He would stay five seasons with the Florida club, reaching the championship final in 1980, but losing out to the New York Cosmos of Franz Beckenbauer, Wim Rjisbergen and Giorgio Chinaglia. He became the highest scorer in the club’s history with 59 goals (and 61 assists!) in 120 games.

He hung up his boots (or at least that was his intention…) at the end of 1985.

On 16 April 1986, his farewell to football was celebrated. At Alianza Lima’s ‘Matute’ stadium there were almost 35,000 people there to bid farewell to their idol. In front of him was a selection with many of South America’s best players such as Chileans Elias Figueroa and Carlos Caszely and Brazilians Paulo Cesar and Marco Antonio, and alongside him, for the first time in Alianza colours, was ‘El capitan de America’ Héctor Chumpitaz.

Not even this time Cubillas betrayed expectations. The final goal of the three to one final for his Alianza was scored by him thanks to a penalty kick he himself had won.

Thirty-seven years old, after a career of great depth, is the right age to leave playing football and devote himself to his family and in particular to little Johana.

Fate, as often happens, however, decided otherwise.

It is 8 December 1987. Players and coaches of Alianza Lima are returning from their trip to Pucallpa, where in the afternoon they had played and won a league match against the local team Deportivo.

The small charter carrying the team sank into the ocean off Callào, the country’s most important port.

Of the 44 on board there was only one survivor: the pilot Edilberto Villar, who was mainly responsible for the incident.

It is an authentic tragedy that shakes the whole country.

The gestures of solidarity are many.

Teofilo Cubillas cannot remain indifferent.

He returns to the field with ‘his’ Alianza, which needs him.

Thirteen games to go before the end of the championship.

Cubillas plays them all, scores four goals and helps Alianza reach second place in the final standings.

He will play a handful more matches in the United States before hanging up his football boots, this time for good.

At the age of forty, twenty-four of them as a professional footballer.

‘The strongest Peruvian footballer ever’.

Nobody in Peru has a single doubt about that.


To write about the individual awards won by Teofilo Cubillas in his career would be to fill a whole page of this tribute. We will therefore limit ourselves to mentioning the main ones, in order to highlight the greatness of this immense footballer.

– Best young player at the 1970 World Cup in Mexico

– Best footballer in the 1975 Copa America

– Named among the 50 best footballers of the 20th century by IFFHS

– Named among the 100 best footballers of all time by World Soccer, Placar, France Football and FourFourTwo

– Best foreign footballer ever in Porto

– Best ever footballer in the Fort Lauderdale Strikers

Teofilo Cubillas regards the goal against Bulgaria in the first match of the 1970 World Cup in Mexico as the most important of his career. It was played two days after the terrible earthquake that devastated Peru.

Bulgaria were two goals ahead at the start of the second half.

Gallardo and Chumpitaz brought Peru back on level terms before Cubillas, with a quarter of an hour to go, managed to score the winning Peruvian goal.

“That goal changed everything. It gave confidence back to all of us and above all a smile to my people who were suffering in their homeland’.

Peru returned to the World Cup in Argentina in 1978.

And Cubillas proved to be a star of the first magnitude. The decisive match for qualification in a group that also includes Holland and Iran, is the first of the whole group. Scotland and Peru face each other in Cordoba on 3 June 1978. It was the Scots who took the lead with a goal from Joe Jordan but after César Cueto equalised it was ‘El Nene’ Cubillas who took centre stage scoring two wonderful goals. The first is a broadside from outside the box that slips under the crossbar of Alan Rough, the Scottish goalkeeper. But it is the second goal, that of the final three to one, that will go down in history for its beauty and uniqueness.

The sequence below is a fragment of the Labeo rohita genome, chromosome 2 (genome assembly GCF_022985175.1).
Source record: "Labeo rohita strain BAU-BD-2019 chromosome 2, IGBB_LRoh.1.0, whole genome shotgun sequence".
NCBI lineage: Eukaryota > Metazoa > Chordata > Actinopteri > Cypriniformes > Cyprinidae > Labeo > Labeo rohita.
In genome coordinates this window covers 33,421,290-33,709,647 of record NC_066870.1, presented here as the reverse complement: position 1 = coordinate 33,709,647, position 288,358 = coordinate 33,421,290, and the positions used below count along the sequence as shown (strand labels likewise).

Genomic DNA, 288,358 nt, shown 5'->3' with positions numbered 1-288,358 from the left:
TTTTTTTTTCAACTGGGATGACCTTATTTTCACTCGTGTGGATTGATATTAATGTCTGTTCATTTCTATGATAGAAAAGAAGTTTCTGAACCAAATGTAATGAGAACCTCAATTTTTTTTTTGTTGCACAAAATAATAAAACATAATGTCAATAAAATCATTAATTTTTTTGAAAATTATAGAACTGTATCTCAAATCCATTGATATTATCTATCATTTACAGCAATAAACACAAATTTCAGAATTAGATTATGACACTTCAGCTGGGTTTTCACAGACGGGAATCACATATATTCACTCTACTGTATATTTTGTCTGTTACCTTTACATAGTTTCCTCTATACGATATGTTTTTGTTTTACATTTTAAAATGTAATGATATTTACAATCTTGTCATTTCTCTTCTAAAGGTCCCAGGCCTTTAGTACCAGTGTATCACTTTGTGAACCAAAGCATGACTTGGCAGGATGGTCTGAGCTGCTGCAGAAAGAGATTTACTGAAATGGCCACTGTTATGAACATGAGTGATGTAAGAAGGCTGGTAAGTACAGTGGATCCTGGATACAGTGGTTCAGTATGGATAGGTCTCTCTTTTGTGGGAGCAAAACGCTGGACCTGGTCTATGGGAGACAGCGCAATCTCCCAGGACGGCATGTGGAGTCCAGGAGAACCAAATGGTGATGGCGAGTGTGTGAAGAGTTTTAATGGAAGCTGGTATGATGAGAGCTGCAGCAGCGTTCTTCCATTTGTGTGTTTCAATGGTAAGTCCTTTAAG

There is a free kick a few metres outside the Scottish box, a few yards from the left vertex of the penalty area. The classic inside-foot shot is expected. Cubillas observes the placement of the barrier and then, with the outside of his right foot, hits the ball with such force and effect that it goes around the Scottish barrier and finishes its run into the crossbar of the posts.

It will go down as one of the most beautiful spot-kick goals in the history of football.

Cubillas would then score a hat-trick against Iran, qualifying Peru for the next round, where three defeats came, the last of which was the famous one against Argentina, whose six-nil win over the Peruvians meant they qualified for the final against Holland. Regarding the rumours, which have never definitively died down, about what happened that night, Cubillas has always given a blunt and blunt answer. “Nobody came to visit us in the locker room and nobody made us promises of any kind. We played the game trying to win it and in the first minutes we even came very close … only to collapse physically and psychologically after the third Argentine goal.”

Cubillas would play another World Cup in his career. The one in Spain in 1982, but without making as much of an impact as in the previous ones, being eliminated in the first round after draws with Italy and Cameroon and a narrow defeat against Poland.

Teofilo Cubillas’ absolute idol was Pelé, from whom Cubillas always admitted he had been inspired since childhood.

At the end of the Mexico 70 World Cup, Pelé was asked if those would be his last World Cup.

“Even if it was, you don’t have to worry. My successor is already there: his name is TEOFILO CUBILLAS’ was ‘O’Rey’s’ reply.

… Apparently Cubillas, when he heard of this phrase, did not sleep at night …